Christmas

Christmas Glitter Ornaments

Screen Shot 2018-12-14 at 11.33.20Christmas is such a magical time and I love to go to the big department stores like Brown Thomas and Harrods in London. The imagination that goes into the dIMG_E1305ecorations of these trees is simply stunning and I am always jealous when I see how luxurious the trees are.

As I don’t have the budget to buy the larger ornaments, I am always looking for ideas on how to add that vavavoom feel to my own tree.

This year, I came across masks in Mr Price – a great source for craft material – for just €1 each and couldn’t resist buying a few. The shop also has bulk paint and glitter and styrofoam baubles – basically anything I needed for my glitter extravaganza.

The tinsel yarn (that’s what it’s called) I found in Aldi at one of their craft special buys. It came in a pack of four balls (didn’t even need one for five baubles). I crocheted strings of chains to make the yarn a bit bulkier (I am known to have not much patience) and fill the baubles better. PVA glue is a universal glue, also called wood glue. You can buy it in craft shops or DIY stores.

I think my Christmas tree looks quite stunning this year and could stand in Harrods on its own.

Enjoy xxx

Disclaimer: I am not connected with Mr Price or Aldi and have paid for all my material. This is not a sponsored post.

DIY

Jewellery Frame

I am not a jewellery person but you might be forgiven to display some disbelief. I was looking for a certain pair of earrings the other night (one of these rare nights when I was able to persuade Mr Make! to come to a function with me) and opened my little box of treasures. Everything was tangled up and it took me ages to find the matching earrings.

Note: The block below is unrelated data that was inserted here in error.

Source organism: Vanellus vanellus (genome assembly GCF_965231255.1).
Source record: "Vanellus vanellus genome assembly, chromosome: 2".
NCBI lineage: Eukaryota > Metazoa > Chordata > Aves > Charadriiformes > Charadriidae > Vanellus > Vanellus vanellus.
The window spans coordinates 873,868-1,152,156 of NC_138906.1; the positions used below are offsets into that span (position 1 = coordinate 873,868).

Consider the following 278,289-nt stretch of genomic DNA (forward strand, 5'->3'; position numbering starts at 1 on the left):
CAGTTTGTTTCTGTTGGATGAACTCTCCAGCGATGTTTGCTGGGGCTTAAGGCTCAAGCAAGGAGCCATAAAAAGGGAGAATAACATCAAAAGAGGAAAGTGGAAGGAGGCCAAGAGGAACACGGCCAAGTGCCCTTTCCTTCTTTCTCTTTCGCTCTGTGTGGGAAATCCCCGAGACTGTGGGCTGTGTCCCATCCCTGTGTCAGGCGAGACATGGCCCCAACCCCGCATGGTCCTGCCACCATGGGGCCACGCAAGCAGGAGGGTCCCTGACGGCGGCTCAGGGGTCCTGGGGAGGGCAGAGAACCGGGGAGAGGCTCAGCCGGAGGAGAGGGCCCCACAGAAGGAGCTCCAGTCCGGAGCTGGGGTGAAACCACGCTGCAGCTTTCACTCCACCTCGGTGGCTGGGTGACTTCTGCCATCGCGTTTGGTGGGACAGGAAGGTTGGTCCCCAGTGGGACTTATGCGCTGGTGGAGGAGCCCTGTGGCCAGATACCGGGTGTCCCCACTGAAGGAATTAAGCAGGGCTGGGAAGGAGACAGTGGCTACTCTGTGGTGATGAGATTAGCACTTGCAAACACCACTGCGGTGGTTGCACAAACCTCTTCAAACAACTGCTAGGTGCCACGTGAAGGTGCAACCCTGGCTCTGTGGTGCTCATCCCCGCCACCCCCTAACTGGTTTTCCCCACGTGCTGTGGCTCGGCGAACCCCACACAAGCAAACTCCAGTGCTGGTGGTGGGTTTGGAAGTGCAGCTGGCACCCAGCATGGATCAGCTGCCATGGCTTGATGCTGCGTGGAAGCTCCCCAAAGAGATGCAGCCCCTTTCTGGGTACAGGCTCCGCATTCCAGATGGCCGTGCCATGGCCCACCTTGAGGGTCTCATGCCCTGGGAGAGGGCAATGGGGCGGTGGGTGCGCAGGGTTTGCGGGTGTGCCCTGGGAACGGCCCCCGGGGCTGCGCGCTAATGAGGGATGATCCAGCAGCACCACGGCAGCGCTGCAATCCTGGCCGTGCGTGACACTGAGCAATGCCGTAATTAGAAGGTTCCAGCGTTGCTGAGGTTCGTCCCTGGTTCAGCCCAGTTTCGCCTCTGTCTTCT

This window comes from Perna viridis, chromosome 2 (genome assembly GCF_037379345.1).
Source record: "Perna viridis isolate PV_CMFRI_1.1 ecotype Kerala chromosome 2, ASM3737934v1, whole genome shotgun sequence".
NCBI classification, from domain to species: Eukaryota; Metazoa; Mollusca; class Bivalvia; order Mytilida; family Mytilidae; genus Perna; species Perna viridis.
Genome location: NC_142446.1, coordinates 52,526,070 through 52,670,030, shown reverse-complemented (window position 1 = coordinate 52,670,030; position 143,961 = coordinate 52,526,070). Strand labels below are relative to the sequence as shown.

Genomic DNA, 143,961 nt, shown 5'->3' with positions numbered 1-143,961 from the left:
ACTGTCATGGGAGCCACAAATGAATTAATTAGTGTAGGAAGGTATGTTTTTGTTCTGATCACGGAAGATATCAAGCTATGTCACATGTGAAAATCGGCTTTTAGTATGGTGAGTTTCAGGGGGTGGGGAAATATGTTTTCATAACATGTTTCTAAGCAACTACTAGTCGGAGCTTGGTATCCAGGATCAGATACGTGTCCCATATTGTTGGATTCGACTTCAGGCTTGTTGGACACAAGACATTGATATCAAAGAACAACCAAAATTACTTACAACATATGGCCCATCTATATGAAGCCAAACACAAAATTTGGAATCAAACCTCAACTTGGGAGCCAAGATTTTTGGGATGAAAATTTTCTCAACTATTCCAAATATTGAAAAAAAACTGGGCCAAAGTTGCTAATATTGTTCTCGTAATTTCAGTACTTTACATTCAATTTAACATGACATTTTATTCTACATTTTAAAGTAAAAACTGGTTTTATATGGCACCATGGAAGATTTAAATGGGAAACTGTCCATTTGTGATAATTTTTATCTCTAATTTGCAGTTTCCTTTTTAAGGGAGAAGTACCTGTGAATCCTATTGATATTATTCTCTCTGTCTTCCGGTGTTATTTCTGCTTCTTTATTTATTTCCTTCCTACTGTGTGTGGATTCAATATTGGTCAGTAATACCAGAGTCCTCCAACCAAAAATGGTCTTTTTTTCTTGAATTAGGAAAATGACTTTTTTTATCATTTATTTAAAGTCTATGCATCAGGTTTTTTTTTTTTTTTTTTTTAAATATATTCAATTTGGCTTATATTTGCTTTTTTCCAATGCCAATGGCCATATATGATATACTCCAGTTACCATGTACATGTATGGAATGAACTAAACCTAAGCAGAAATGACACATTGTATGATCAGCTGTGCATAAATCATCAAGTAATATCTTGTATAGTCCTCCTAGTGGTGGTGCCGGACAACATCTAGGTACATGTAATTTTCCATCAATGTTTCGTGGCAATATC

Being fed up with something is the best motivation to change things. And the fact that I remembered that I had some old (and I mean old) frames lying around. I went to an auction once (since then I am not allowed to attend any auctions anymore as I don’t seem to have any self-control) where I saw the old frames offered as a lot and I thought €50 is a bargain (husband didn’t think so).

But said husband comes in quite handy sometimes as his van and shed can be a treasure throve. He happened to have chickenwire and all I needed was a bit of patience.

This is my first jewellery frame and I have learned a lot from it (in case I get another notion). First, I would have added all frills before I attached the chickenwire – makes life so much easier.

Anyways, here is te result (and I noticed that I have much more jewellery than I thought I had (and a lot has already been sorted out and brought to the charity shop). It is all costume jewellery and things I found at craft markets etc.

When I took the frame and turned it around (I haven’t touched the box of frames since I bought it) and found this amazing label – I made sure that I didn’t take it off when I cleaned the frame. I tried to do a quick research into the business but came up empty – might do it more seriously later.

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I could have painted the frame but I love wood as it is (saying that, some upcycle I have seen were awesome) and I wanted to preserve the details on the frame. They were quite loose in some places and completely missing in others. I carefully glued the pieces back into their rightful place and cleaned carefully. I haven’t waxed it yet but it’s in the planning.

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Next, I stapled the chickenwire to the back of the frame – and here is the mistake, I should have added the wire last after I added the rod for the bracelets and the cotton lace for the stud earrings (also, I will be adding a second rod in a few days for the rings).

I am not showing you the back of the frame with my sorrow attempt to staple – I have an electric stapler but for some reason it decided not to cooperate and the staples were half hanging out so I had to hammer them down.